Why the new coronavirus will hit the world economy harder than SARS

People wearing protective masks walk on a pedestrian bridge on Jan. 29 in Hong Kong.
(Anthony Kwan / Getty Images)

During the 2003 SARS epidemic, Starbucks barely had 100 stores in China to worry about. The company responded by postponing staff meetings, and pushing stricter hygiene and store-cleaning procedures for employees.

This time around with the new coronavirus outbreak, Starbucks temporarily closed more than half of its now approximately 4,300 outlets in the mainland.

For the record:

2:21 p.m. Feb. 5, 2020A previous version of this story said the ports of Los Angeles and Long Beach have endured 15 months of declining imports. The decline has been in exports.

Qualcomm’s exposure in 2003 was limited to $310 million in sales of chips and telecom products to China. That’s since ballooned to a whopping $11.6 billion last year, or 48% of the San Diego firm’s total revenue, reflecting China’s spectacular rise as a global manufacturing power.


“Our dependence on China has grown over time,” said Bhawnesh Mathur, chief executive of Masterwork Electronics. Today the Chula Vista company counts on 100 Chinese manufacturing facilities to supply printed circuit boards, relays and other components that it sells to major corporations. Every one of them remains closed.

In terms of the full economic toll from the coronavirus, a lot depends on how long the epidemic lasts and when businesses in China reopen. But this much is almost certain: The hit to the U.S. and the rest of the world will be harder than what was felt from SARS 17 years ago, for the simple reason that China’s role in the global economy is so much greater today.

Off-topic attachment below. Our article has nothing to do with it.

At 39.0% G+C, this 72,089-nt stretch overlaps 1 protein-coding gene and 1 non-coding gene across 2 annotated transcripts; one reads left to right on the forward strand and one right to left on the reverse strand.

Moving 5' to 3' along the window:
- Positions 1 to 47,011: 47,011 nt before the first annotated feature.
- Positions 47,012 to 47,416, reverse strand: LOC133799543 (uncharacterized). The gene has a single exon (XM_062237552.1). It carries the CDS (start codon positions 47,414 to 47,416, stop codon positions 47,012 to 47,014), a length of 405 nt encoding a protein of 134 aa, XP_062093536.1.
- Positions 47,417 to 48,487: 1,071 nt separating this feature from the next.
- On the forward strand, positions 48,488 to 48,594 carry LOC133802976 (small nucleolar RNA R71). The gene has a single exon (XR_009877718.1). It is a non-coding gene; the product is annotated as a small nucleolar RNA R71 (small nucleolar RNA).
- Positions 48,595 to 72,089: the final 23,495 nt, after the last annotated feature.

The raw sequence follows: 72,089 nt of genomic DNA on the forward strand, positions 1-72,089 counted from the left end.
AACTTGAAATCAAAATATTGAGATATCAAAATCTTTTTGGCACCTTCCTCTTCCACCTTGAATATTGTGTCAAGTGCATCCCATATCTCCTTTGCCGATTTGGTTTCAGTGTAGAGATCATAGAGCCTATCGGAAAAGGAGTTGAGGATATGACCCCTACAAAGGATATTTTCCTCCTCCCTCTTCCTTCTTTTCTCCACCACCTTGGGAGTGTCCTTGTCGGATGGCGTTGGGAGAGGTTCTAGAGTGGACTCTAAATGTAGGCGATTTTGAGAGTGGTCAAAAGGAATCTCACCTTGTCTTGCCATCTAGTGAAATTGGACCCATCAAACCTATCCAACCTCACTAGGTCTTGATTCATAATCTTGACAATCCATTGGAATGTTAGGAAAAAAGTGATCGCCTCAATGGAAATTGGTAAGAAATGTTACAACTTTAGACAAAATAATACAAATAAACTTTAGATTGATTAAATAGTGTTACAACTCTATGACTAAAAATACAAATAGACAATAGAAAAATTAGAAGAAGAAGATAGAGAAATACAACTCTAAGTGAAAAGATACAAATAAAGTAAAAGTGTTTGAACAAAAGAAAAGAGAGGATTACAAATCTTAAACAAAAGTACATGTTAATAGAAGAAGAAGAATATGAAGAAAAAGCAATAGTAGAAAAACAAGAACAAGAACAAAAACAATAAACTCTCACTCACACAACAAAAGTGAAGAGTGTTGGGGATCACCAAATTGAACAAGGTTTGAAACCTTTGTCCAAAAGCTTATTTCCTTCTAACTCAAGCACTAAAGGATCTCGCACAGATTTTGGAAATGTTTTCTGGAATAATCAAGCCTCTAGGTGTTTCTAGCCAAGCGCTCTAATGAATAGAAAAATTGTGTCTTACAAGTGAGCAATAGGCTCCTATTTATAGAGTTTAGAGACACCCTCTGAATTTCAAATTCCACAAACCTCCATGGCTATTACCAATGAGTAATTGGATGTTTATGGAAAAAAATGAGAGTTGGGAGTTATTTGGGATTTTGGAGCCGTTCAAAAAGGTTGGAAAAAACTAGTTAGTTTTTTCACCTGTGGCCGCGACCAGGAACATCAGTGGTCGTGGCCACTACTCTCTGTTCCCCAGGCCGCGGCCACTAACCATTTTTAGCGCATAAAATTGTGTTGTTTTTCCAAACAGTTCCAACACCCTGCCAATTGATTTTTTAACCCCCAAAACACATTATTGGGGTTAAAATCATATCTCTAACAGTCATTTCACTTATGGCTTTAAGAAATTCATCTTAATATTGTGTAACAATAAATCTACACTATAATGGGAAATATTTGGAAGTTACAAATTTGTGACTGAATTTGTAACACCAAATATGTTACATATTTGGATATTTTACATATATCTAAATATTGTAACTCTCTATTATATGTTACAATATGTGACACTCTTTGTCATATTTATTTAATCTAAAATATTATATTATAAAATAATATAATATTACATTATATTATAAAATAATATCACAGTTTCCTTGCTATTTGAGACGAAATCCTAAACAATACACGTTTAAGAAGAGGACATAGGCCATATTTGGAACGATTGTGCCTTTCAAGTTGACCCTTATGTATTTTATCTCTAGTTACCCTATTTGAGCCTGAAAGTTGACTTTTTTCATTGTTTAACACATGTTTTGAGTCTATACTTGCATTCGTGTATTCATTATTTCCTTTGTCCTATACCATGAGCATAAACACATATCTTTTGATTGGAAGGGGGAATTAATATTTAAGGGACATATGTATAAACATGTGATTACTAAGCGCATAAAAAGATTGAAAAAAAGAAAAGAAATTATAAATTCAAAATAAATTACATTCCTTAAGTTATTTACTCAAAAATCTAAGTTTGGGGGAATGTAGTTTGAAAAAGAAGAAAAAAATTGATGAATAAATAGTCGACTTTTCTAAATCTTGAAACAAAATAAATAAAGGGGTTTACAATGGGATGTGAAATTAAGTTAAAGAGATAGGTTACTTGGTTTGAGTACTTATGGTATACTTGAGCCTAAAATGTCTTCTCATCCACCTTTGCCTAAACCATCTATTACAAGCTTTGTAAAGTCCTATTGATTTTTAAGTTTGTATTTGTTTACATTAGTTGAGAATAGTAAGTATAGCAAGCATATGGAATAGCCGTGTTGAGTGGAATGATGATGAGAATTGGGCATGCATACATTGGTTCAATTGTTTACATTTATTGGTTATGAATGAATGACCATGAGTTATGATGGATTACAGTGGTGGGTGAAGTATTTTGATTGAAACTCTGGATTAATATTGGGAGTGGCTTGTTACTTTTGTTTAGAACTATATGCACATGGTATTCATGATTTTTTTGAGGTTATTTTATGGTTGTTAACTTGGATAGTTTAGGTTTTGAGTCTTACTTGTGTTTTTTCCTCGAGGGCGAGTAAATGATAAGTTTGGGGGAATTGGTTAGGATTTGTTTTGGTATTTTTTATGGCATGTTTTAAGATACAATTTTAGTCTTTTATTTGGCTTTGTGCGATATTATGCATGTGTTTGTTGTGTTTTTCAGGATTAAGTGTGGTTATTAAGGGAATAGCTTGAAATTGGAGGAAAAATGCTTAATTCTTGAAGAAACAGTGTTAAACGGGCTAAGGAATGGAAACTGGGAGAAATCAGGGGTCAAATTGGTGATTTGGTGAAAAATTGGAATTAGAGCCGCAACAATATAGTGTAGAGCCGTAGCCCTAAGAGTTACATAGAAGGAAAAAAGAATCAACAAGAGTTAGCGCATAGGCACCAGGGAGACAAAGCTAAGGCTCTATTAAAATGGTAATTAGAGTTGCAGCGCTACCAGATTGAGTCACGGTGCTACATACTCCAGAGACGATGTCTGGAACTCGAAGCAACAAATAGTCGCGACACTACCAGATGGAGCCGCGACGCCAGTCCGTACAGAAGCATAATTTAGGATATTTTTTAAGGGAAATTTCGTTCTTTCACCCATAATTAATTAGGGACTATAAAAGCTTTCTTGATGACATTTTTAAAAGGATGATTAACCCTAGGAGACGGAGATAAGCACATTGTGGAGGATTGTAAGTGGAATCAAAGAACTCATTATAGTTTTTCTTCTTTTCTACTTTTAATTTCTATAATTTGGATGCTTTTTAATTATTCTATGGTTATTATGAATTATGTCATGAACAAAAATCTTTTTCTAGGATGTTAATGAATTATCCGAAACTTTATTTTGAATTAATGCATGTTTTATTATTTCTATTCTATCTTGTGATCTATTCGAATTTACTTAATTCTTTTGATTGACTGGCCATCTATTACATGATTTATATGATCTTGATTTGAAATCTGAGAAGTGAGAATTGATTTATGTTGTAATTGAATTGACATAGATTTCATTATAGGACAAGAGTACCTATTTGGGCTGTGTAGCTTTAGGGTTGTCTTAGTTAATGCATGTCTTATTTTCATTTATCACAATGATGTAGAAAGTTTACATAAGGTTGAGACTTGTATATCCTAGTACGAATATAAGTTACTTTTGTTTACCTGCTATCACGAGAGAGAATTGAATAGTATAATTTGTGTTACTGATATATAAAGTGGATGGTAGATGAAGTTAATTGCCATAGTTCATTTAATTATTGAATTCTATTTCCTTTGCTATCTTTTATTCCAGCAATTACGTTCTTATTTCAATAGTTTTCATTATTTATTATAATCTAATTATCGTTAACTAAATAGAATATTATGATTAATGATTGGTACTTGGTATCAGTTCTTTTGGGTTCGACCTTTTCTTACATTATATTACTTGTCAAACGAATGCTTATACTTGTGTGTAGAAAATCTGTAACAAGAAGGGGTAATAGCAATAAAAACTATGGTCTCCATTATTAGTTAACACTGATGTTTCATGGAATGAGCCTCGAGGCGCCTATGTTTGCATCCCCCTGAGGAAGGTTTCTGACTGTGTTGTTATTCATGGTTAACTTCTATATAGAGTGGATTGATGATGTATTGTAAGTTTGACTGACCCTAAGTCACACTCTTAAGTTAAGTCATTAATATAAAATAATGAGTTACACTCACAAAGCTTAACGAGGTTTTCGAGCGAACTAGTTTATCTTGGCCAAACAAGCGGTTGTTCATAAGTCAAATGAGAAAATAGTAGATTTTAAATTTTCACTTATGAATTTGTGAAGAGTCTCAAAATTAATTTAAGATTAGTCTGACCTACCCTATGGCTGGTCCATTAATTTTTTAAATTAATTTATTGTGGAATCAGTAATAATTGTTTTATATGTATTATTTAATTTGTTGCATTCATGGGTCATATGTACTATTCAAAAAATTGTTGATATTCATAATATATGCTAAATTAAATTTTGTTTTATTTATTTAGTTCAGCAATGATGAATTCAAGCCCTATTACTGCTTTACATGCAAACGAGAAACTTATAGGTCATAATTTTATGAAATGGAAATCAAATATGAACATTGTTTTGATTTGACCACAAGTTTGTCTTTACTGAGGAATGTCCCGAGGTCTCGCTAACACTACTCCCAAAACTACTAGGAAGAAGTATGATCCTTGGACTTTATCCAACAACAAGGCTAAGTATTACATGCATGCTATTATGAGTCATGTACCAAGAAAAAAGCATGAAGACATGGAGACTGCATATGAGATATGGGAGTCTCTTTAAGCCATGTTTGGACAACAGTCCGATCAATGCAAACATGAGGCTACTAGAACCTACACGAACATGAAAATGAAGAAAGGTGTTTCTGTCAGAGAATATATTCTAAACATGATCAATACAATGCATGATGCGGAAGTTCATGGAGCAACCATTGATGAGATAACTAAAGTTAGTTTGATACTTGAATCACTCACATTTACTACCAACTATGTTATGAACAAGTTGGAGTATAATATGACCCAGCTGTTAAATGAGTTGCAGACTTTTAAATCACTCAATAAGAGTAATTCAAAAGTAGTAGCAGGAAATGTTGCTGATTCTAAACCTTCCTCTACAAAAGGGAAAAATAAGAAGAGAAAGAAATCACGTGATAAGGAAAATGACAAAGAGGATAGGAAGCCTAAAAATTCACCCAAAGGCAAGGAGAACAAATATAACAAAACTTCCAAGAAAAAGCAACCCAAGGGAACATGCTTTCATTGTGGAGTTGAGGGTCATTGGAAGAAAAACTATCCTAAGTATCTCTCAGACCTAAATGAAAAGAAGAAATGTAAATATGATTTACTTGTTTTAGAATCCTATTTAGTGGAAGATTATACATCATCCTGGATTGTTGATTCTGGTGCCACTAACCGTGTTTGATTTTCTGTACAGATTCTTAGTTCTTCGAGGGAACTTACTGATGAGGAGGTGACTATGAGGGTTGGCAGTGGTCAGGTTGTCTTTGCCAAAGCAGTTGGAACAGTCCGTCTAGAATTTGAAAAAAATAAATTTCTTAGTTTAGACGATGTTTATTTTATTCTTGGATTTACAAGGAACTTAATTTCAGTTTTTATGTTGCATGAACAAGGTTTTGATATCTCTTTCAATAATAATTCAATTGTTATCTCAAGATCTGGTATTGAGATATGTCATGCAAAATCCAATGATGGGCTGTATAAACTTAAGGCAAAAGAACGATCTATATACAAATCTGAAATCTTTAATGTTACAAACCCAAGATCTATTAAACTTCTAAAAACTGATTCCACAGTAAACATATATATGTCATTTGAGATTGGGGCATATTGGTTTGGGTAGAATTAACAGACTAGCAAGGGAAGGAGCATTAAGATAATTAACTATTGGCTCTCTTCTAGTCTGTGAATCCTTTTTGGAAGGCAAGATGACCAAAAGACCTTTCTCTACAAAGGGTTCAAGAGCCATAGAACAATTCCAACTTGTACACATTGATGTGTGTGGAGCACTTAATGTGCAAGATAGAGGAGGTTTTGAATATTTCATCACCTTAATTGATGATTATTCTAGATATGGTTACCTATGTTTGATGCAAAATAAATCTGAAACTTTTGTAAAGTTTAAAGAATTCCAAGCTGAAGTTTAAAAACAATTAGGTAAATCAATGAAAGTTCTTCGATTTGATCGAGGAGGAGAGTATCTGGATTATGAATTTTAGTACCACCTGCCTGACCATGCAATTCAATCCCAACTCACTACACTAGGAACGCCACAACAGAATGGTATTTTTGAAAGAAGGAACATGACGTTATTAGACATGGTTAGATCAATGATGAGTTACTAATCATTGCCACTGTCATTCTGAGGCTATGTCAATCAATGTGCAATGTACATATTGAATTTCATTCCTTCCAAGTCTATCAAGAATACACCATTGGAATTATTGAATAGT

China’s economy today is 8½ times larger than it was in 2003. Trade with the U.S. is nearly four times bigger.

And while China is the second-largest economy behind the United States, the Asian nation — by virtue of its size and faster expansion rate — has been the biggest engine for global growth over much of the last decade.

That’s meant that efforts to wall off China from the rest of the world are already having significant economic effects, depressing energy prices, lowering global growth rate estimates and even raising questions about implementation of the new preliminary U.S.-China trade pact.

China’s large and growing middle class has made the country the biggest source of travelers and a voracious buyer of luxury brands. Chinese tourism to California and other U.S. destinations already had slipped the last two years, thanks to the U.S.-China trade war. Despite the truce last month, those numbers will almost surely keep sliding in the near term as airlines suspend China flights and many Chinese stay home, whether voluntarily or under compulsion.


“The global economy was much more vulnerable to something going off the rails like this virus,” said Mark Zandi, chief economist at Moody’s Analytics. “I think it’s going to do damage. It’s going to change the trajectory of the U.S. and global economy in the first quarter and probably for the year as a whole.”